Spain may well be one of the top countries for digital nomads, but unlike its Iberian sibling Portugal or the budget-friendly Balkans, it is not exactly known for being ultra-cheap to live in.

Inflation is rising, and prices for long-term accommodation are quite high.

Still, nomads flock to it for the quality of life and sunny climate, and little do they know they don’t need to spend over $1,300 on one-bedroom rentals in central Barcelona or set themselves back $80 per meal staying in eye-wateringly expensive Ibiza to live their best Spanish life.

Opting for these five cheaper yet just as incredible destinations instead, they get the same lovely weather and lively social scene while keeping it under $3,000 a month:


View Of Alhambra Fortress In Granada, Andalusia, Southern Spain, Iberian Europe

Granada is a major cultural center in Andalusia, a region of Spain that is as widely known for its balmy winters as it is for its rich Muslim heritage.

Though not many Americans would know this, this part of Spain was seized and ruled by caliphs originating from North Africa for centuries.

Tucked away deep in the Andalusian mountains, Granada was one of the most important Muslim cities of Iberia.

Today, its monumental Alhambra Fortress, Moorish-style gardens, and whitewashed Old Town are recognized as invaluable World Heritage Sites.

As a nomad destination, Granada offers lingering visitors a selection of work-friendly cafeterias, open green spaces for unwinding, ‘great’ levels of safety, and most importantly, living costs under three grand a month (more specifically, an acceptable $2,927).


Soller's Heritage Tram Traveling Through The Narrow Streets In Front Of Soller Cathedral, Mallorca, Balearic Islands, Spain, Southern Europe

The largest island of the Balearic archipelago, Mallorca has been a popular sunny getaway for decades now, with coastal spots like Magaluf, Europe’s very own ‘Cancun’, the luxury yacht hub of Port de Sóller, and culturally-charged Palma drawing in millions of visitors every year.

Unbeknown to some, however, Palma can be incredibly affordable for digital nomads, especially if they’re living like locals, in residential zones where there’s not a Brit or German visitor in sight, and local restaurants serve delicious, homecooked seafood paellas for $14.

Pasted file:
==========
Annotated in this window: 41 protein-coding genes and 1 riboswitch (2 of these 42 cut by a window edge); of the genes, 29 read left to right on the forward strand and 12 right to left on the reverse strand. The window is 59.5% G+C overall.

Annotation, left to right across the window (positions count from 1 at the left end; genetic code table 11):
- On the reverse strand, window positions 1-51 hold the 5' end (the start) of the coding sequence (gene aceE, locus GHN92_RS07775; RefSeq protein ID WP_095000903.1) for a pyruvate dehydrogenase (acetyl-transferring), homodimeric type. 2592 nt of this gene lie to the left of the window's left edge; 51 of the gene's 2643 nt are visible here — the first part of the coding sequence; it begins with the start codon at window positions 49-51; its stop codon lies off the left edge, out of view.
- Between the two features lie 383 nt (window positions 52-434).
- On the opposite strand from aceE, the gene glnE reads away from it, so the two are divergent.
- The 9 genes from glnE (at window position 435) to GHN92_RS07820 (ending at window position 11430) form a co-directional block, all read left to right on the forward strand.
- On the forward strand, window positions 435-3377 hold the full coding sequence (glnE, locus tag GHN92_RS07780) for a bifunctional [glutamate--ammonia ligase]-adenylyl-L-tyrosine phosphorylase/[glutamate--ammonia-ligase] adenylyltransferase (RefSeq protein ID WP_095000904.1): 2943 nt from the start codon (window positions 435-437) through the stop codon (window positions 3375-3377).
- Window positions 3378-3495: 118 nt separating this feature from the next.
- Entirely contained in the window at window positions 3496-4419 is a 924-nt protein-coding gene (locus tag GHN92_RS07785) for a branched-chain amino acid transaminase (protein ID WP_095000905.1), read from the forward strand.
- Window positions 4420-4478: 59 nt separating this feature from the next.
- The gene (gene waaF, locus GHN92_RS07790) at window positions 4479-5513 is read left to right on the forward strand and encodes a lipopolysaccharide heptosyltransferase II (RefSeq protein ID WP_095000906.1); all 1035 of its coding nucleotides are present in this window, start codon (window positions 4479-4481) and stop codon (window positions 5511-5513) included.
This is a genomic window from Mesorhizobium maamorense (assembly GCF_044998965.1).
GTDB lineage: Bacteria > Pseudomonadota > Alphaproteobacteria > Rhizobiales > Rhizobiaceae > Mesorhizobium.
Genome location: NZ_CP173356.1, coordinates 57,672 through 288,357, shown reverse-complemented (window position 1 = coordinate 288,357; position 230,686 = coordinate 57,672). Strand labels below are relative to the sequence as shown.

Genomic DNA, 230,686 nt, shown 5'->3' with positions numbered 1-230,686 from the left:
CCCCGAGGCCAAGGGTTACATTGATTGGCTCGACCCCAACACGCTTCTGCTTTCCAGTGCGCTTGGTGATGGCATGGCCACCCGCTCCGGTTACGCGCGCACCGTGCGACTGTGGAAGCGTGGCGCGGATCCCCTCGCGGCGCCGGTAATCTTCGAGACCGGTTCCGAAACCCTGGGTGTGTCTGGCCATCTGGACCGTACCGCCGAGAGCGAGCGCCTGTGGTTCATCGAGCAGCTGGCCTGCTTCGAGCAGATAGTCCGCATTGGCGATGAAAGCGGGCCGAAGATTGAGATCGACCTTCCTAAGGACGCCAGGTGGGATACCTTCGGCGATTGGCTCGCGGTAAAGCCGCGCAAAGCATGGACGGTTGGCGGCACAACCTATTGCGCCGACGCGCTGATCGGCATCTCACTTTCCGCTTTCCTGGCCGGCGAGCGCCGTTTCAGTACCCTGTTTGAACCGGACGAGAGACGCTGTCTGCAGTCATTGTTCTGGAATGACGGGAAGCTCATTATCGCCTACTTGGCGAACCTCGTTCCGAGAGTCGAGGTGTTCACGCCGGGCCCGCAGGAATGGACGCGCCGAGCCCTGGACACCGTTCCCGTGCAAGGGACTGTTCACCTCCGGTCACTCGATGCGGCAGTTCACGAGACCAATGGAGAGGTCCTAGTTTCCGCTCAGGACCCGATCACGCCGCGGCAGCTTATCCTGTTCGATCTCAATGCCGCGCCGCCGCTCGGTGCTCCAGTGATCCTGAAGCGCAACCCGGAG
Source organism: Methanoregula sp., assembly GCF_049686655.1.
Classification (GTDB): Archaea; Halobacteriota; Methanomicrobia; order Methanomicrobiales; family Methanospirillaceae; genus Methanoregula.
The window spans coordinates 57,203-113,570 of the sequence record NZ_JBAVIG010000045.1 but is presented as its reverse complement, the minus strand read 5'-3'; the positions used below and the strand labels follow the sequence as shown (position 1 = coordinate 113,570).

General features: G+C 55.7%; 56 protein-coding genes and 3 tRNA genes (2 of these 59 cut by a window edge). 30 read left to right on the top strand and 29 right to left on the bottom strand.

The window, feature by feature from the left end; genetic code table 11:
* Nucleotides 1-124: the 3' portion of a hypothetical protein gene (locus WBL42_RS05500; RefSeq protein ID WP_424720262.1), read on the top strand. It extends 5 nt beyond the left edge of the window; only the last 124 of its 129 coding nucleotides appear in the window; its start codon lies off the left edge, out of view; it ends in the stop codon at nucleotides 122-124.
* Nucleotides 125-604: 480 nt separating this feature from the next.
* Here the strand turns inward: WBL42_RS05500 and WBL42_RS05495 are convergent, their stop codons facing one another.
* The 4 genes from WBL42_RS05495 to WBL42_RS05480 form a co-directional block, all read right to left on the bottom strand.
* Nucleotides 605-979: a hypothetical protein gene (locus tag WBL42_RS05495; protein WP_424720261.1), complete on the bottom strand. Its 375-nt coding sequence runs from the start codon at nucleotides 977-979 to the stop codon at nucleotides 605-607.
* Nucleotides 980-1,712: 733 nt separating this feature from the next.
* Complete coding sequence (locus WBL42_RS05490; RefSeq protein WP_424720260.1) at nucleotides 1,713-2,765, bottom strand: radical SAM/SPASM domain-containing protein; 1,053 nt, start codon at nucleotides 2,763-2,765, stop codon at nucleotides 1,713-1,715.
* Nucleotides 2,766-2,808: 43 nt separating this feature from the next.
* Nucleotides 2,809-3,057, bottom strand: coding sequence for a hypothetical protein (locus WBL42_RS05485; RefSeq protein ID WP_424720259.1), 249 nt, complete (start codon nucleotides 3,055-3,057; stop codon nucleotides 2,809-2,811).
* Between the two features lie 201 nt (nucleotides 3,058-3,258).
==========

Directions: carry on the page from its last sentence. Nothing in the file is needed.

Believe it or not, you can live comfortably in this subtropical paradise, surrounded by turquoise waters, renting a modest room in an untouristy area, and eating locally-sourced, fresh fruit on the daily, for around $2,641 per month.


Isolated Beach In Menorca, Balearic Islands, Spain, Southern Europe

Mallorca‘s smallest, lesser-known sister, Menorca, is a 99,000-people-strong island famous for its abundance of unspoiled white-sand beaches, vineyard-dotted hinterland, where some of the best Spanish wine is produced, and cobbled Mediterranean settlements with lost-to-time origins.

If it’s some culture you’re craving, you’ll want to base yourself in the ‘Citadel‘, a charming harbor town with a preserved old quarter and numerous rustic cafes hosting remote workers.

Looking for the modern, palm-lined boardwalks and youthful atmosphere instead?

Trendy Mahón is your preferred port of call.

Overall, it costs $2,527 to live in Menorca, with lower prices observed for both food and accommodation away from the resort-packed eastern coast: there are long-term rentals in the market starting from $756 monthly and restaurant meals can be pretty inexpensive, too, averaging $15.


Lobos island,Fuerteventura,Canary islands,Spain

A tiny Spanish island part of the Canaries archipelago, lying off the African mainland, Fuerteventura is characterized by arid landscapes, laid-back, undisturbed coastal villages interconnected by scenic dirt roads, and long miles of golden sands fringed by a bright-blue Atlantic.

It is somewhere digital nomads would go to escape the hustle and bustle of big cities and slow down for a while, as it is not as popular as the far larger resort islands of Gran Canaria or Tenerife, and the largest settlement on this island (Puerto del Rosario) has only 43,000 residents.

Remote as it may be, keeping costs down is unlikely to be your primary concern relocating to Fuerteventura for the slow-paced life and quaintness: it is one of Spain’s most affordable nomad havens, with living costs totaling $2,046 monthly.

Gran Canaria

aerial view of Las Palmas, Gran Canaria

Canary Islands for the win:

Gran Canaria is variously described as the Island of Eternal Spring, the LGBT capital of Spain, and Europe’s go-to spot for all-inclusives under $1,000.

These are all true and sound appealing enough, but when it comes to digital nomadism specifically, there’s so much more going unnoticed.

Did you know, for instance, that regional capital La Palma boasts a high concentration of coworking spots, or that despite the rural character of its hinterlands, foreigner-friendly services are widely available, the internet is super fast regardless of location, and expenses total roughly $1,763 per month?

Additionally, as the Canary archipelago is located off the coast of East Africa, miles away from the European mainland, in a different subclimate, it is typically warm year-round, with temperatures rarely dropping below 75.2°F throughout the year.

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